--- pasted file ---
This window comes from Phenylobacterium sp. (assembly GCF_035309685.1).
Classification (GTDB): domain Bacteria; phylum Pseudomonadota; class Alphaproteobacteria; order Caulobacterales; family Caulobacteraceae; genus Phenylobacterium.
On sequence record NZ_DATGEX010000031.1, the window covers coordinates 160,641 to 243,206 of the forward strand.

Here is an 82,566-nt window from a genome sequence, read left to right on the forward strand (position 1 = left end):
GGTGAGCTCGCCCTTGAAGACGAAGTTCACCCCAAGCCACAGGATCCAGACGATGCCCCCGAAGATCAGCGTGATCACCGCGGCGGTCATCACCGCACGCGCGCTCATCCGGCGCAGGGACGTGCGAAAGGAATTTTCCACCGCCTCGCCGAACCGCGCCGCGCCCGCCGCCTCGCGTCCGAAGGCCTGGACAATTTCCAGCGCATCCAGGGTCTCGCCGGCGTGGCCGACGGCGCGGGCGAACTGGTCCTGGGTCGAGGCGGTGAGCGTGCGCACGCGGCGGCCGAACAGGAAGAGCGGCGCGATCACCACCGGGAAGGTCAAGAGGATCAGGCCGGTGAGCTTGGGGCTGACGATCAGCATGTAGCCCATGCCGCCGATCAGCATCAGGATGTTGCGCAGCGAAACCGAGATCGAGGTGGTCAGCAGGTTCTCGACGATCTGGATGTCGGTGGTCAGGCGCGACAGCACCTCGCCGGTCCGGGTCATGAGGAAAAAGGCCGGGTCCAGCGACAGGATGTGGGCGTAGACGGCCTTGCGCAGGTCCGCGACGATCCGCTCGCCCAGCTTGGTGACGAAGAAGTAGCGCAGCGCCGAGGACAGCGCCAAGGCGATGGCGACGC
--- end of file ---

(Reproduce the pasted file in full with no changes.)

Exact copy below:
This window comes from Phenylobacterium sp. (assembly GCF_035309685.1).
Classification (GTDB): domain Bacteria; phylum Pseudomonadota; class Alphaproteobacteria; order Caulobacterales; family Caulobacteraceae; genus Phenylobacterium.
On sequence record NZ_DATGEX010000031.1, the window covers coordinates 160,641 to 243,206 of the forward strand.

Here is an 82,566-nt window from a genome sequence, read left to right on the forward strand (position 1 = left end):
GGTGAGCTCGCCCTTGAAGACGAAGTTCACCCCAAGCCACAGGATCCAGACGATGCCCCCGAAGATCAGCGTGATCACCGCGGCGGTCATCACCGCACGCGCGCTCATCCGGCGCAGGGACGTGCGAAAGGAATTTTCCACCGCCTCGCCGAACCGCGCCGCGCCCGCCGCCTCGCGTCCGAAGGCCTGGACAATTTCCAGCGCATCCAGGGTCTCGCCGGCGTGGCCGACGGCGCGGGCGAACTGGTCCTGGGTCGAGGCGGTGAGCGTGCGCACGCGGCGGCCGAACAGGAAGAGCGGCGCGATCACCACCGGGAAGGTCAAGAGGATCAGGCCGGTGAGCTTGGGGCTGACGATCAGCATGTAGCCCATGCCGCCGATCAGCATCAGGATGTTGCGCAGCGAAACCGAGATCGAGGTGGTCAGCAGGTTCTCGACGATCTGGATGTCGGTGGTCAGGCGCGACAGCACCTCGCCGGTCCGGGTCATGAGGAAAAAGGCCGGGTCCAGCGACAGGATGTGGGCGTAGACGGCCTTGCGCAGGTCCGCGACGATCCGCTCGCCCAGCTTGGTGACGAAGAAGTAGCGCAGCGCCGAGGACAGCGCCAAGGCGATGGCGACGC